A service last weekend marked the 70th anniversary of the crash of a Lancaster bomber which killed three young airmen.
RAF men Sergeant Thomas Higgins, 23, and 19-year-old Sergeant George Clark O’Neill, as well as 20-year-old Flight Sergeant Cecil Ernest Ryall of the Royal Australian Air Force, died when their aircraft crashed near Brigstock on December 22, 1943.
A fire had broken out in its engine, and the three men were trapped by a jammed rear door.
The British airmen were both from Scotland while Fl Sgt Ryall grew up in Bondi, New South Wales.
The rest of the crew of the plane, which had taken off from RAF Spilsby in Lincolnshire and which had previously been involved in bombing raids over Germany, were able to bale out of the stricken aircraft.
However, at least three of the survivors are known to have been killed in action the following year.
Just a month before the crash, the aeroplane had collided with another Lancaster over Germany in which it sustained severe damage to its nose.
It was nursed back to Britain by Pilot Officer Bill Baker, who suffered severe frostbite in his hands as a result of the cold air which rushed in through the holes in the plane’s body.
Baker, who received the Distinguished Flying Cross for his efforts, never flew again.
A service led by the Rev Graham Bell and held near the crash site at Welland Gliding Club on December 21 marked the anniversary.
Paul Knight – who organised the ceremony and who also first suggested a memorial, which was built 15 years ago – gave a reading, as did Reg Payne, of Kettering.
Mr Payne himself had to bale out of a Lancaster during the Second World War.
Mr Knight arranged for the memorial to be erected in 1998, and the orginal unveiling was marked with a flypast by a Lancaster, a Hurricane and a Spitfire run by the Battle of Britain Memorial Flight.
This month also marks the 70th anniversary of a separate plane crash which almost wiped out a village near Corby.
On December 5, 1943, an American B17 Flying Fortress came down in Deenethorpe.
The day after the incident, the Northamptonshire Evening Telegraph reported that the village had “escaped obliteration on Sunday morning by nothing short of a miracle”.
After the plane came down, the airmen – conscious the plane was likely to explode within minutes – rushed to tell villagers to clear the area.
The Telegraph’s report continued: “Out into the fields they [residents] hurried, some to lie flat, some to shelter behind haystacks and others to crouch fearfully, behind mangold clamps.
“There they waited, breathless, gazing with apprehension at the clustered village homes in which they had lived for many years.
“Slowly the minutes passed and at the end of about 10 – BOOMPH! – the bomb-load was detonated by the heat from the flames enveloping the burning machine.”
The only thing killed by the subsequent explosion was a calf, and a service was held the following week to offer thanks for the fact nobody was killed or injured.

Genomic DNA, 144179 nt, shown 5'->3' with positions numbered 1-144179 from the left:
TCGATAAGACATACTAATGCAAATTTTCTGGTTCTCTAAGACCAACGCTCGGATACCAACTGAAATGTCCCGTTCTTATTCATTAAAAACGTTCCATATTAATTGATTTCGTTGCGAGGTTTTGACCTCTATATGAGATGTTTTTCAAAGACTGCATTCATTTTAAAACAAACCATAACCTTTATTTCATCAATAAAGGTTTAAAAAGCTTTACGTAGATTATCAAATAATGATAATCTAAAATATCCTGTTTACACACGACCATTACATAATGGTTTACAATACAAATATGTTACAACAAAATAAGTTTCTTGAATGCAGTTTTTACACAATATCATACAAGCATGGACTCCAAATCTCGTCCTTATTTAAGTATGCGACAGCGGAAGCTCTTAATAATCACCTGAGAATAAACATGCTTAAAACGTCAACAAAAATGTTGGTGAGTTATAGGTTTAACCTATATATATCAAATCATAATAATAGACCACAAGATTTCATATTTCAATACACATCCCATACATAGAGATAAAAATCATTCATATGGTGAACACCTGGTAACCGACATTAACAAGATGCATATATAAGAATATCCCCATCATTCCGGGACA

Paul Knight also witnessed the aftermath of the B17 crash.
He was 14 at the time, and decided to cycle from his home in Brigstock to the crash site after hearing the explosion.
He subsequently became friends with the flight’s radio operator, Staff Sergeant Benjamin Musser, later holidaying with him in Arizona.
Mr Knight, who still lives in Brigstock, said: “It was a Sunday morning, about a quarter to nine.
“My parents kept a shop and I got up to get them a cup of tea.
“Then this thing blew up. All these things on a shelf danced up and down for what seemed like ages but was only a matter of seconds.
“I thought ‘that was one that had crashed’.
“As the day wore on I couldn’t resist the temptation to go and have a look.
“I got on my bicycle. My parents weren’t very keen on me going.
“I was cycling along the road between Weldon and the Stamford Road.
“As I got near to Deenethorpe I could see smoke still rising – this was mid-afternoon.
“I could see the majority of the buildings had some sort of damage, some worse than others.
“There was certainly a lot of broken glass and there were rescue vehicles about.”
Mr Knight said he was stopped by a policeman as he approached the village.
“To my astonishment he said the crew all got out,” Mr Knight remembered.
“I told him I wanted to go to Upper Benefield [as an excuse] and he said ‘OK, but you are not to touch any of the wreckage’.”
“A lot of crashes happened in the area during the war.”
He said he was eventually able to get in touch with Musser, who told him what had happened.
“They were taking off as normal,” Mr Knight said.
“Then the wing tip dug into the runway. They knew they were in trouble.
“It crashed into an empty cottage, came to a halt and caught fire.
“The two men in the front were trapped but the others got out.
“The rest of the crew told villagers to get out of their houses because it would most certainly blow.”
The aeroplane was carrying 2,000 gallons of fuel and 6,000 pounds of bombs, and its explosion could be felt as far away as Kettering.
And Mr Knight said the airmen’s warnings ensured there were no civilian casualties.
He added: “There was nobody injured. It was incredible really.
“It was so close to the centre [of the village] it’s a wonder anyone got out.
“It was quite frightening for everyone living around here.”